• Don Porcella at Stefan Stux Gallery

    Date posted: April 2, 2008 Author: jolanta

    Apparently
    the turkey vulture has been seen in 48 of 50 states; this is what Don
    tells me. Right now it’s in a Chelsea gallery and clutching a
    decapitated head. The artist, who hails from California but now works
    in New York City, then points out the bird’s coloring and its relation
    to art.

     Image

    Michael DeNiro

    Don Porcella’s exhibition Are We There Yet? was on view at Stefan Stux Gallery in Chelsea in February.

    Image
    Don Porcella. Courtesy of Stux Gallery.

    Apparently the turkey vulture has been seen in 48 of 50 states; this is what Don tells me. Right now it’s in a Chelsea gallery and clutching a decapitated head. The artist, who hails from California but now works in New York City, then points out the bird’s coloring and its relation to art. I lose him here (I thought turkey vultures were just black and red all over) but the rainbow of colors that compose this bird’s wings seem to authenticate whatever he’s saying. More importantly, they set the tone for the entire show, which continues into the next room. The over-saturated colors which imbue Porcella’s work with a notable vibrancy come in part from the unusual media he uses to create them: encaustic for paintings and pipe cleaners for sculptures. The resulting works are highly unusual—childish, yet encumbered with meaning—something like how MTV must have appeared in the 80s, when outer space was still culturally relevant (astronauts figure in several of Don’s paintings,) and the Planet of the Apes remake did not exist.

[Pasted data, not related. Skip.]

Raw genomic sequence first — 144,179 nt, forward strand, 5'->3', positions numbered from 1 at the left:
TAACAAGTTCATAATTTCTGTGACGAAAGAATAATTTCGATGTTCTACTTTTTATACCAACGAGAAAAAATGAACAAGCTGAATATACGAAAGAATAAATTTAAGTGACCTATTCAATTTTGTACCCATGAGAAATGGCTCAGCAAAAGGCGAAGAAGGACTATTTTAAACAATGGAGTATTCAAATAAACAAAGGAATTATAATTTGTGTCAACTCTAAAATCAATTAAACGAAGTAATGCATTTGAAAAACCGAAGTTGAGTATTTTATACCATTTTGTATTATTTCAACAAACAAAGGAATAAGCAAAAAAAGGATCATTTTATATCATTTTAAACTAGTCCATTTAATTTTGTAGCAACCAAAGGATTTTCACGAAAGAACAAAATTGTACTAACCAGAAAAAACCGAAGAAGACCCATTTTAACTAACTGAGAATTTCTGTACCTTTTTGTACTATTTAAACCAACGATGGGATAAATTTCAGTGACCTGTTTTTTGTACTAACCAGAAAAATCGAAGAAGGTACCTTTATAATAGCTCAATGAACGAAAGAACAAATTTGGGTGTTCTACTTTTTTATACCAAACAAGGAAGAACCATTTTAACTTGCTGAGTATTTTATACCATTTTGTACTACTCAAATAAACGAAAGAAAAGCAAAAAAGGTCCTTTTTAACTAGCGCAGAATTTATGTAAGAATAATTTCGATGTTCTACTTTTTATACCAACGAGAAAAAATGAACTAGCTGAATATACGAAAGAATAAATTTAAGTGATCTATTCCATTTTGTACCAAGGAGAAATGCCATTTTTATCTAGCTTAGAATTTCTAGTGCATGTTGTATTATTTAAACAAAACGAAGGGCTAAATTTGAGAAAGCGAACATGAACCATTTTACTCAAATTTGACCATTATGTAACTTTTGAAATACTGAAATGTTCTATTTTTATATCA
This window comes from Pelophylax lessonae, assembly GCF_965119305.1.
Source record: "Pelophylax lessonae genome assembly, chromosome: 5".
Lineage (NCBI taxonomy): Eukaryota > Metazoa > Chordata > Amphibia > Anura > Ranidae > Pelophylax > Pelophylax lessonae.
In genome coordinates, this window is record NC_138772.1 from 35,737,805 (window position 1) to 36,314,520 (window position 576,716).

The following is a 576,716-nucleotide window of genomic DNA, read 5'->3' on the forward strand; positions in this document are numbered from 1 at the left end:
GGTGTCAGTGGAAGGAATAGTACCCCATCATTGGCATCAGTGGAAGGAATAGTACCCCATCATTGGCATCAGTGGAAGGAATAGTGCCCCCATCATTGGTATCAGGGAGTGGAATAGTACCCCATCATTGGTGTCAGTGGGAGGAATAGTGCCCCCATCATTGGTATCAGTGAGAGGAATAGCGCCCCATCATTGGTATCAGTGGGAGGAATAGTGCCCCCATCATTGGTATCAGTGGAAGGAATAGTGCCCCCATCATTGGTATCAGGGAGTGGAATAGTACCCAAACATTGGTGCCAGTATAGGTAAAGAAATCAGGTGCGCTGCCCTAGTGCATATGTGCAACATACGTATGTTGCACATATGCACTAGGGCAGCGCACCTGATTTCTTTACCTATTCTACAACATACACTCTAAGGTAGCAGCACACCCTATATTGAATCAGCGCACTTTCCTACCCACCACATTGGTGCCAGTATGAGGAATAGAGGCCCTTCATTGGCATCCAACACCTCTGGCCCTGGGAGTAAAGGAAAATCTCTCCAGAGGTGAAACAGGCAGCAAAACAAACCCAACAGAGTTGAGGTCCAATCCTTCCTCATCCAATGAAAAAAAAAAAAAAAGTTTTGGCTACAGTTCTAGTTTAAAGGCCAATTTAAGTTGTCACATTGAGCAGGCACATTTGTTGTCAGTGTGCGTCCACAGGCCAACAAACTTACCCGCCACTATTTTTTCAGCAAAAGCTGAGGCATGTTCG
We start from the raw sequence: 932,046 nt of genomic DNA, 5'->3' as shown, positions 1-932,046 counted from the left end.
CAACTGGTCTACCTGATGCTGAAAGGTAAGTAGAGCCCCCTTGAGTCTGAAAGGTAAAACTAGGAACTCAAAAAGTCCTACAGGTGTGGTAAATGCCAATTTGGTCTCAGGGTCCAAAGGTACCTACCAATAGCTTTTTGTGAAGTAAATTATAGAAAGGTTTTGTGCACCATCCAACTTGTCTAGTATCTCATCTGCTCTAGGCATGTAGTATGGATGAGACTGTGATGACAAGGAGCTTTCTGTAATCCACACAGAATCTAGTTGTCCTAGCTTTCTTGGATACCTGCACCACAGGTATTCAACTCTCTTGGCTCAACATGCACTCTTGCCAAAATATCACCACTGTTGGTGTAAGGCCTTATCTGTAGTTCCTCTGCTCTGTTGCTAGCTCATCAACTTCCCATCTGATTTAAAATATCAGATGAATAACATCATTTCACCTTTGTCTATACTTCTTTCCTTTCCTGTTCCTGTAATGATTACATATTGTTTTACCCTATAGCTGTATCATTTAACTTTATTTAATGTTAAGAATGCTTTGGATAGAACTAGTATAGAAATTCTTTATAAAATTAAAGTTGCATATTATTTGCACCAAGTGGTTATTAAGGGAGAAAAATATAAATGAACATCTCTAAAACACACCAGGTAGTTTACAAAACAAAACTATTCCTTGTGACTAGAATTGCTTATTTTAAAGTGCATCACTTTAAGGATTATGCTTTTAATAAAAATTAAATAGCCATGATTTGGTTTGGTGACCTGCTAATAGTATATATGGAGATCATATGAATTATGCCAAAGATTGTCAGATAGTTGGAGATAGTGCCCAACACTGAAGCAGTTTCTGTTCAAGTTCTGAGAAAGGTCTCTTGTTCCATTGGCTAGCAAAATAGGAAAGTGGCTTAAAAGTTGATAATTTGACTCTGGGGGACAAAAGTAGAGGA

The centerpiece of the whole show is the Tabled Installation, featuring a headless figure in a t-shirt and jeans, seated before a television and surrounded by “corny puffs,” “ass power drink,” rats, cigarette butts, and a gun. His head is the one in the claws of the aforementioned vulture, and the whole thing has something to do with the circle of life. But my favorite severed appendage in the show is the pipe cleaner Air Jordan. The iconic shoe comes complete with the bleeding stump of some unfortunate basketball player’s leg. Here and in many of the show’s works, Porcella reminds the viewer how culture can sever an object from its original environs, amalgamating it voraciously. Even so, pop culture is not the artist’s only target. An assortment of plastic baggies tacked to one wall present the viewer with the ability to pick and choose from the neurotic fragments of some ready-made counter-culture, each one stuffed with a pipe-cleaner sculpture evoking an object for which it was titled—UFO, Weed, Bombs, and even Messiah. I forgot to ask Porcella where the show’s title came from, and it may refer to the artist’s eager desire for a post-consumer world; but for me, it favorably calls to mind the youthful irreverence from which these imaginative works spring.

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